Her interpretation is patently obvious and supports what I (and many psychologists) have long contended: it's all about the incentives. In an era of indemnity insurance (pre HMOs), doctors provided a service and insurance companies simply paid the bills. Not surprisingly, the incentive for doctors was to provide more, arguably unnecessary, services, leading to skyrocketing healthcare costs. When we moved to a capitated system, the incentive reversed: if a doctor or group practice received a fixed sum of money per individual per year, there was every incentive to provide the minimum service that didn't lose customers (at least the low utilizing fraction) at the next annual enrollment period. For-profit insurance companies are obviously in the business of making money. They only way they do that is by maximizing premiums and minimizing layout. I don't know the details that constrain not-for-profit insurance companies...I assume they must refund "profits" or use them to decrease premiums in out years. But there are always loopholes and business practices to divert funds. Internal incentive structures still bias towards providing the minimum permissible service.
There are many more "incentive imbalances" throughout the system - it would take a long missive to describe them all - but suffice it to say there is no perfect solution. Consumers want low healthcare costs for all, but the absolute best healthcare for themselves. Physicians and healthcare providers want to provide appropriate care but expect to earn a respectable living for their effort and don't want to get sued for missing something. Insurance utilization reviewers want to approve needed care, but their performance reviews are benchmarked to fiscal goals. Legislators want to do the right thing for their constituency but re-election is predicated on support from special interests and motivated voters (whose selfish interests are not necessarily in the best interest of society at large).
From my perspective, the goal is to balance all the incentives to achieve the desirable goal...and therein lies the rub. We as a society are not sure of, or are divided about the goal. Those (like myself) supporting universal healthcare accept that healthcare is a basic human need like food, shelter, clothing, and safety. Since that is, in effect, how U.S. healthcare operates (i.e., we don't allow people to die by dint of an insurance deficit), we might as well make the system maximally efficient by removing financial barriers to primary and preventive care, set up incentives to avoid unnecessary or low-yield expensive care, and accept that publically financed boutique care for the privileged needs to be sacrificed in favor of basic care for the masses. Those against universal healthcare are those who either a) benefit from the existing system, b) prefer the known, if flawed, existing system rather than risk what they fear could be a worse alternative (universal) system, or c) are too uninformed or swayed by demogoguery to vote in their own best self-interest.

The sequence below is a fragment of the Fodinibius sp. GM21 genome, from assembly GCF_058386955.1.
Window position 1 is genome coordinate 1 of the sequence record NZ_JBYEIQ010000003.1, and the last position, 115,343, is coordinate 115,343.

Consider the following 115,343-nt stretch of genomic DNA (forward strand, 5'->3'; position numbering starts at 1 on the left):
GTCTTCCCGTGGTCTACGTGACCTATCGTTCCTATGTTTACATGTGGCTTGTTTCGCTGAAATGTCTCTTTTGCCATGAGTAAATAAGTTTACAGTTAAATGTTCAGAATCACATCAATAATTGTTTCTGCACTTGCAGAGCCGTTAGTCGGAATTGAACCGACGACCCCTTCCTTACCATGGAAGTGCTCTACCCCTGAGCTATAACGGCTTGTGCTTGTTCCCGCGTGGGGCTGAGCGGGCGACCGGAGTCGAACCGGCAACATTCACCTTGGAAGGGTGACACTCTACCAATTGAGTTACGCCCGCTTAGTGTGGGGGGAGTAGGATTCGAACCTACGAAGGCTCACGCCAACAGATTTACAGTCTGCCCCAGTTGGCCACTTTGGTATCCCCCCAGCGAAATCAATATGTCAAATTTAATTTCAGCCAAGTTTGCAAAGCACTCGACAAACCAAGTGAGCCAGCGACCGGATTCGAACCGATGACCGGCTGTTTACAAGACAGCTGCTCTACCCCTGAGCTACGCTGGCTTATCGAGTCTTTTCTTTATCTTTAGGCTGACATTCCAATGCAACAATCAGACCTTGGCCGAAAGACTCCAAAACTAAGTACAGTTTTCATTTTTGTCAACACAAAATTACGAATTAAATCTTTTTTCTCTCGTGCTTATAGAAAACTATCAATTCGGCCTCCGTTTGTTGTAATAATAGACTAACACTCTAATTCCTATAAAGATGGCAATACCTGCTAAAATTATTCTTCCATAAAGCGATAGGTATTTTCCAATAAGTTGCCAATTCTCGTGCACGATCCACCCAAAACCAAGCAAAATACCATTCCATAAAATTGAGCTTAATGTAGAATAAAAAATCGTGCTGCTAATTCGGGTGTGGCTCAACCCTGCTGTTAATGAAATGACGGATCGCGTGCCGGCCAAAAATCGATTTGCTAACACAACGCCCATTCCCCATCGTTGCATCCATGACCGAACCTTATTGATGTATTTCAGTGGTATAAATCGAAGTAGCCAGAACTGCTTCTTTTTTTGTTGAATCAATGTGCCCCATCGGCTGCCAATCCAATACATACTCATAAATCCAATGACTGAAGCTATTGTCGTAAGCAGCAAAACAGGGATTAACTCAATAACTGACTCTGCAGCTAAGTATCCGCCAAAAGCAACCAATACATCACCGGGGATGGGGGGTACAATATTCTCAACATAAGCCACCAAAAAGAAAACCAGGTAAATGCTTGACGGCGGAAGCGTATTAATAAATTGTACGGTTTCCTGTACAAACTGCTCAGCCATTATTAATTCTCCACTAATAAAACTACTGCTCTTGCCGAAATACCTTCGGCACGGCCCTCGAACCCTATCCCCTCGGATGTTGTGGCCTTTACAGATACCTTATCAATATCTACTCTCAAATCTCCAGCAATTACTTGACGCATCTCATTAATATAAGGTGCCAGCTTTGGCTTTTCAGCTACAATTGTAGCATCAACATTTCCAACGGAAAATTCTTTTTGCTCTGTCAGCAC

Hence, as Rachel implies, we have only to blame ourselves for our healthcare system. And the only solution in a democracy, short of dismantling ALL publicly financed healthcare and making it a commodity one can obtain only through purchasing or charity, is education. Educate the masses so they vote for thoughtful politicians. Educate the masses so they understand the balance of choices (e.g., denying inexpensive primary care leads to expensive downstream tertiary care, denying drug and alcohol treatment as a "lifestyle choice" increases police and penal costs, child and spousal abuse with subsequent loss of productivity, taxes, disability costs, etc...not to mention the humanistic failures). Educate the masses that, to quote Spock, "the needs of the many outweigh the needs of the few."
The fact that other countries have found ways to provide better care to their entire population at lower cost shows that this is not a pie-in-the-sky prospect. All we lack is the education and will to change in our own national best interest.